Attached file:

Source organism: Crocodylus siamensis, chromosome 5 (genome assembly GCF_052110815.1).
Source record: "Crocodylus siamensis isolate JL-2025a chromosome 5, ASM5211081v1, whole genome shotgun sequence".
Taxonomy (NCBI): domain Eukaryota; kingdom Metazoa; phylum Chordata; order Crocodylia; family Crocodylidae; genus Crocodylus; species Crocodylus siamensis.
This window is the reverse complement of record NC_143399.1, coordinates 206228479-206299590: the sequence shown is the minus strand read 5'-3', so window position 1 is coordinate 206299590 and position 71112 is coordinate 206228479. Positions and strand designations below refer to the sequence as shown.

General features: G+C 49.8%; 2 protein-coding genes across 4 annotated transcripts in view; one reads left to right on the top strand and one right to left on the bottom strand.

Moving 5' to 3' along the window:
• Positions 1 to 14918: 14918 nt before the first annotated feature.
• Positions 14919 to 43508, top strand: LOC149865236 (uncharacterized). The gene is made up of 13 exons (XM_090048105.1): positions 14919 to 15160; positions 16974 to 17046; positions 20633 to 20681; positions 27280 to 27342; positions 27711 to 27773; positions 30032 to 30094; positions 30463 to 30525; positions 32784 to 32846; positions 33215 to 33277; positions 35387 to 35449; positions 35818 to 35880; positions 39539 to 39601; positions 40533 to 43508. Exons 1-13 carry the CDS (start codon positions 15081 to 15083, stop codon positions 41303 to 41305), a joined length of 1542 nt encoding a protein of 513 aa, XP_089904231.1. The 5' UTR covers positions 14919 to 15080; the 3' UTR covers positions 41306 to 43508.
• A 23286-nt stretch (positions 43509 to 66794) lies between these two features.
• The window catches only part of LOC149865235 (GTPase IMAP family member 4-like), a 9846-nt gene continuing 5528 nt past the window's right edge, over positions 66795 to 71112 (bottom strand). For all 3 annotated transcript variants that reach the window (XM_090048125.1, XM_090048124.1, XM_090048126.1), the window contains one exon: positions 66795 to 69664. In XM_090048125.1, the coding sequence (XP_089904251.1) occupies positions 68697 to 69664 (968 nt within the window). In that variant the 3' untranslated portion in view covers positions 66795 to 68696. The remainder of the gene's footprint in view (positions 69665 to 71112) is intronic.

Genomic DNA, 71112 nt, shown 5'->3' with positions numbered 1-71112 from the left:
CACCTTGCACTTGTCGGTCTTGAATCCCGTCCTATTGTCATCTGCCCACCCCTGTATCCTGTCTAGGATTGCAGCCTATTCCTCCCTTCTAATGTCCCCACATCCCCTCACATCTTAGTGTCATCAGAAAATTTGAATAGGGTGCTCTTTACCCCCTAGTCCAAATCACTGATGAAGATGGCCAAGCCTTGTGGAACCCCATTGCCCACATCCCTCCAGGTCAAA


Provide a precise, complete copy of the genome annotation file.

Source organism: Crocodylus siamensis, chromosome 5 (genome assembly GCF_052110815.1).
Source record: "Crocodylus siamensis isolate JL-2025a chromosome 5, ASM5211081v1, whole genome shotgun sequence".
Taxonomy (NCBI): domain Eukaryota; kingdom Metazoa; phylum Chordata; order Crocodylia; family Crocodylidae; genus Crocodylus; species Crocodylus siamensis.
This window is the reverse complement of record NC_143399.1, coordinates 206228479-206299590: the sequence shown is the minus strand read 5'-3', so window position 1 is coordinate 206299590 and position 71112 is coordinate 206228479. Positions and strand designations below refer to the sequence as shown.

General features: G+C 49.8%; 2 protein-coding genes across 4 annotated transcripts in view; one reads left to right on the top strand and one right to left on the bottom strand.

Moving 5' to 3' along the window:
• Positions 1 to 14918: 14918 nt before the first annotated feature.
• Positions 14919 to 43508, top strand: LOC149865236 (uncharacterized). The gene is made up of 13 exons (XM_090048105.1): positions 14919 to 15160; positions 16974 to 17046; positions 20633 to 20681; positions 27280 to 27342; positions 27711 to 27773; positions 30032 to 30094; positions 30463 to 30525; positions 32784 to 32846; positions 33215 to 33277; positions 35387 to 35449; positions 35818 to 35880; positions 39539 to 39601; positions 40533 to 43508. Exons 1-13 carry the CDS (start codon positions 15081 to 15083, stop codon positions 41303 to 41305), a joined length of 1542 nt encoding a protein of 513 aa, XP_089904231.1. The 5' UTR covers positions 14919 to 15080; the 3' UTR covers positions 41306 to 43508.
• A 23286-nt stretch (positions 43509 to 66794) lies between these two features.
• The window catches only part of LOC149865235 (GTPase IMAP family member 4-like), a 9846-nt gene continuing 5528 nt past the window's right edge, over positions 66795 to 71112 (bottom strand). For all 3 annotated transcript variants that reach the window (XM_090048125.1, XM_090048124.1, XM_090048126.1), the window contains one exon: positions 66795 to 69664. In XM_090048125.1, the coding sequence (XP_089904251.1) occupies positions 68697 to 69664 (968 nt within the window). In that variant the 3' untranslated portion in view covers positions 66795 to 68696. The remainder of the gene's footprint in view (positions 69665 to 71112) is intronic.

Genomic DNA, 71112 nt, shown 5'->3' with positions numbered 1-71112 from the left:
CACCTTGCACTTGTCGGTCTTGAATCCCGTCCTATTGTCATCTGCCCACCCCTGTATCCTGTCTAGGATTGCAGCCTATTCCTCCCTTCTAATGTCCCCACATCCCCTCACATCTTAGTGTCATCAGAAAATTTGAATAGGGTGCTCTTTACCCCCTAGTCCAAATCACTGATGAAGATGGCCAAGCCTTGTGGAACCCCATTGCCCACATCCCTCCAGGTCAAA